Please join UNA-NCA on May 23rd as we welcome author and Professor Dan Plesch. Dr. Plesch will give remarks and answering questions from Nancy Donaldson, Director of the International Labor Organization?s Washington Office.
On 1 January 1942, Churchill and Roosevelt issued a 'Declaration by United Nations' with 24 other states. This marked the beginning of the UN in a real and tangible form. Yet today many people have forgotten that the UN was forged in the midst of the confusion and complexity of wartime. How did the armies of the United Nations co-operate in the final years of World War II to contain - and ultimately reverse - Nazi expansionism? And when and for what purpose did the UN undertake to tackle the international economic and social challenges, not only of warfare but of a post-war world transformed beyond recognition?
Bretton Woods and San Francisco were United Nations conferences, and interim United Nations organizations preceded the Charter. Understanding the wartime United Nations reframes our understanding of the second half of the last century and of our own. From UNESCO to the World Bank the primary purpose of the international system is conflict prevention and its wartime architects bequeathed us this system as a realist necessity vital in times of trial, not as a liberal accessory to be discarded when the going gets rough.
Drawing on previously unknown material from the UN archives, Dan Plesch analyses responses at all levels of society, from high level political elites to grass roots level. Arguing that the Allied defeat of Nazism should properly be called a United Nations victory, Dan Plesch has pieced together the full story of how the UN intervened in surprising ways at a pivotal time in European history. America, Hitler and the UN is an important addition to the literature of World War II.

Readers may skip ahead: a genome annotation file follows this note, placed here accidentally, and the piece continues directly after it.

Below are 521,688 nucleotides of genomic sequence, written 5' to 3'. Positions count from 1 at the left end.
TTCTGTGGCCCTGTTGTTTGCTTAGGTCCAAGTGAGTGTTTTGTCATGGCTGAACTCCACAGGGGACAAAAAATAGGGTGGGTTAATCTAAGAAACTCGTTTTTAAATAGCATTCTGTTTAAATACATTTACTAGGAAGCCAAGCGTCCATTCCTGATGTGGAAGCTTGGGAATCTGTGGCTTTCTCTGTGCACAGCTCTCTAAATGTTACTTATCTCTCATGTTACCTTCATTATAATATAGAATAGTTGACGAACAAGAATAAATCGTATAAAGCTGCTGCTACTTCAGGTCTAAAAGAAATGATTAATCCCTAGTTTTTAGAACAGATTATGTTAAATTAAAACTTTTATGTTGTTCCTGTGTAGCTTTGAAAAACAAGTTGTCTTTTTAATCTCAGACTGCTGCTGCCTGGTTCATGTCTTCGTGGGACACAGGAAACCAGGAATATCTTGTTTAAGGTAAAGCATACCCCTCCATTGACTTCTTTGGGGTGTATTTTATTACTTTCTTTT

Dan?s new book, Human Rights after Hitler reveals thousands of forgotten US and Allied war crimes prosecutions against Hitler and other Axis war criminals based on a popular movement for justice that stretched from Poland to the Pacific. These cases provide a great foundation for twenty-first-century human rights and accompany the achievements of the Nuremberg trials and postwar conventions. They include indictments of perpetrators of the Holocaust made while the death camps were still operating, which confounds the conventional wisdom that there was no official Allied response to the Holocaust at the time. This history also brings long overdue credit to the United Nations War Crimes Commission (UNWCC), which operated during and after World War II.
This event is free for UNA-NCA members!
Date and Location
Non-ASIL International Law-Related Event